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Abu Dhabi, UAEWednesday 19 September 2018

Tony Blair's warnings merit scrutiny

The former British prime minister's exclusive interview with this newspaper revealed a man finely attuned to the political currents in the Middle East

Former UK Prime Minister Tony Blair in his office in London.  Stephen Lock for the National
Former UK Prime Minister Tony Blair in his office in London. Stephen Lock for the National

Confronting radicalism and rooting out extremism ought to be the principal priorities of governments in the West and the Muslim world. That was one of the messages of Tony Blair, the former British prime minister who sat down last week for a wide-ranging exclusive interview with The National’s editor-in-chief, Mina Al-Oraibi, and the newspaper’s London bureau chief, Damien McElroy. Islamist violence, Mr Blair said, cannot be isolated from the ideology from which it emanates. To defeat one, you must deal with the other.

“You have to tackle the ideology, not just the violence, because it is the thinking that gives rise to the violence”, he said. “You have to hit at the extremism in thought and in deed if you want to tackle this thing properly”. Mr Blair advanced concrete ideas to wage this war, citing education as the most important of all battle grounds. Schools run by the Muslim Brotherhood, for instance, immerse pupils from a young age in extreme views. Is it a surprise, then, that “some of them turn out to become violent”? This is why he regards education in many countries as a national security issue.

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Mr Blair’s clarity can be bracing. But his diagnosis is tempered with the recognition of the possibilities before us. His call for a “global commitment around education systems where governments … promote religious tolerance and root out religious prejudice” merits serious attention. As does his belief that before us is a “great opportunity to build an alliance between open-minded Muslim majority countries and the West”. Moderates had cause for hope, he said, because the leaders in the United Arab Emirates, Saudi Arabia, Egypt, Jordan and Bahrain are “put[ting] forward a view that is rational and open-minded about the role of religion in society”.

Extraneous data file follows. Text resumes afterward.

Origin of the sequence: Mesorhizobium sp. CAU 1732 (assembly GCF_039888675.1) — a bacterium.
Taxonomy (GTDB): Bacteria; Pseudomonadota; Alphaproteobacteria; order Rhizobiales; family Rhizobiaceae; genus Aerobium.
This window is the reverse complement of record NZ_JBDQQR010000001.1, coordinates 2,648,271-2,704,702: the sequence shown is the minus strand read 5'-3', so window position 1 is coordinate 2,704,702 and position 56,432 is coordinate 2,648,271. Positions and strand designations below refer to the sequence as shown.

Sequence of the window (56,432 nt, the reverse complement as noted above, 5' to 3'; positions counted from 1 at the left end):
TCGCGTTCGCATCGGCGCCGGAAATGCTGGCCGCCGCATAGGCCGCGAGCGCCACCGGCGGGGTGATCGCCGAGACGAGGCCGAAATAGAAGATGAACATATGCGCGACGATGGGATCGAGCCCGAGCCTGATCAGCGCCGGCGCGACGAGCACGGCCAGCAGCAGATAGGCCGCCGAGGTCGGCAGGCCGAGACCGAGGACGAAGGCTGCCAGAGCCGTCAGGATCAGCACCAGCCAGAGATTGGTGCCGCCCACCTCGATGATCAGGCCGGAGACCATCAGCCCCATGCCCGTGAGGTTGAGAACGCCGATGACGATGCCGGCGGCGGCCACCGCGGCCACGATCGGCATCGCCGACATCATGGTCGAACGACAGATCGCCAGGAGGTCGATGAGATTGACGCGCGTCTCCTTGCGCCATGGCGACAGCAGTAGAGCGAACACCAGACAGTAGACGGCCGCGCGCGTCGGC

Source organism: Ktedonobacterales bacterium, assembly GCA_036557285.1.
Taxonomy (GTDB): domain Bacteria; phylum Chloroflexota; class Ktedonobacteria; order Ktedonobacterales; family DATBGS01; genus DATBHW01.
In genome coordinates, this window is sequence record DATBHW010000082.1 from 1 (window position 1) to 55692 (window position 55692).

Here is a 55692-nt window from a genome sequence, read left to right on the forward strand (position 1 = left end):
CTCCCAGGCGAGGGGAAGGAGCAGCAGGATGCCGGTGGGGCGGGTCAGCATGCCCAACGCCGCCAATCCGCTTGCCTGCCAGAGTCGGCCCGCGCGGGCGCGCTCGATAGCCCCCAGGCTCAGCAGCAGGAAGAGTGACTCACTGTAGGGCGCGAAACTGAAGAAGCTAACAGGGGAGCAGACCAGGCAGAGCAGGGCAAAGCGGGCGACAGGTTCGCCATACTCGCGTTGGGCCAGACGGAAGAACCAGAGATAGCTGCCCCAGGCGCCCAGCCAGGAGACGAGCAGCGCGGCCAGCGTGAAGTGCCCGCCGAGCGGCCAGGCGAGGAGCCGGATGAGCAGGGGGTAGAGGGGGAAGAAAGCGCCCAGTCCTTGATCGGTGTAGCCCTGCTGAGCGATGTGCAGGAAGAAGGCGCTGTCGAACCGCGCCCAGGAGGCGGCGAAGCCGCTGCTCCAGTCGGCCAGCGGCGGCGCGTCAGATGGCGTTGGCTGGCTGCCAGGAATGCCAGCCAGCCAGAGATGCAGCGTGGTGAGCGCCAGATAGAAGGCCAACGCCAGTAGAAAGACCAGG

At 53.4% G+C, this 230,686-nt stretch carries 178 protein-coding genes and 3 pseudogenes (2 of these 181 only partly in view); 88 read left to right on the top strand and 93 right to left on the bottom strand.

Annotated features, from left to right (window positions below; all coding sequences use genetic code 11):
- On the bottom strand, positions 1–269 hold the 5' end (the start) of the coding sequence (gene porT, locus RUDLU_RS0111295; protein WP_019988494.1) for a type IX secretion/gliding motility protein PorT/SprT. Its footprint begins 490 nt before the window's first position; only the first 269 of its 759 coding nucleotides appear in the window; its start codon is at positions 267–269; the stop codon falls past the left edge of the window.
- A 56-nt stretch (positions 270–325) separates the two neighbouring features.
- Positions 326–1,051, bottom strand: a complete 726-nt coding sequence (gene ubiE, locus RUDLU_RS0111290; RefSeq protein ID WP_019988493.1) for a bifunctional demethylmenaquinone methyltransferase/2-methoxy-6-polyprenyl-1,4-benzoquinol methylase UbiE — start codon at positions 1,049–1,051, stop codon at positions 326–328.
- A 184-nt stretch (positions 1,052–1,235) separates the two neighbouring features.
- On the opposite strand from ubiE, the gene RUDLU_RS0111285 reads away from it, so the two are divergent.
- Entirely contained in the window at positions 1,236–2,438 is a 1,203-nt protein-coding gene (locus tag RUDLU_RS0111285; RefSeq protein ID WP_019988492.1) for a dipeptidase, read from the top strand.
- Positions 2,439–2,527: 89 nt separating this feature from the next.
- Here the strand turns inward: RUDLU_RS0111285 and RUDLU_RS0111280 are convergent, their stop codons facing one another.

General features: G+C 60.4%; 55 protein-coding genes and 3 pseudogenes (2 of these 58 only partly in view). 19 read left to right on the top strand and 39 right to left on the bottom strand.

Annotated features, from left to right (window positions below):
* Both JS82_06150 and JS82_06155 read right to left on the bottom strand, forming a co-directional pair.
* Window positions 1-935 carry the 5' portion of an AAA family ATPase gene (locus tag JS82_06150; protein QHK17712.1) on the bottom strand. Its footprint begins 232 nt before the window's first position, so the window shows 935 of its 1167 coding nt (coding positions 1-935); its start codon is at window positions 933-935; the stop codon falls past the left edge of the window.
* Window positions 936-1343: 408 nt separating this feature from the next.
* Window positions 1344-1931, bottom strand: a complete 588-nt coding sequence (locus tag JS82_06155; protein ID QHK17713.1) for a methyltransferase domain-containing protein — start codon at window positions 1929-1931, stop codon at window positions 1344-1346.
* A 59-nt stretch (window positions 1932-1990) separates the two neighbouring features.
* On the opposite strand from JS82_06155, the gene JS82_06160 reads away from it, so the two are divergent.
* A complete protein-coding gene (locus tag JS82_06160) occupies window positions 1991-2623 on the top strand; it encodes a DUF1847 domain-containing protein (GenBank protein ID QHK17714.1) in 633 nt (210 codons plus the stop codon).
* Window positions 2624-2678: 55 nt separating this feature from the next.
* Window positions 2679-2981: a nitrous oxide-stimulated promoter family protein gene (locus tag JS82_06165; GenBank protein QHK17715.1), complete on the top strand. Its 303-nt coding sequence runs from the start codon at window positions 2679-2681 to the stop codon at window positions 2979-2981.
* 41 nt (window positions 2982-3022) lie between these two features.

A controversial figure in Britain for taking the country to the US-led invasion of Iraq in 2003, Mr Blair remains finely attuned to the political currents in the Middle East. While European politicians scramble to appease Iran on the assumption they can moderate its behaviour by fast-tracking its readmission into the international community, Mr Blair views Tehran as a destabilising force. In Iraq, he says, it is promoting sectarianism and must, in the interests of that country, “pushed out”. In Syria, where Iran has secured the presidency of Bashar Al Assad, it is the major impediment to progress. The UAE, according to Mr Blair, is a model for the region and the world, “showing people there are better, different interpretations of Islam”. As Britain prepares to exit the European, the contrast with the UAE country, which is confidently embracing the world, cannot have skipped Mr Blair’s mind. No nation, he said, can be an island, because all of us are engaged “in a struggle for a view about the way societies operate that is essentially open-minded and tolerant”.

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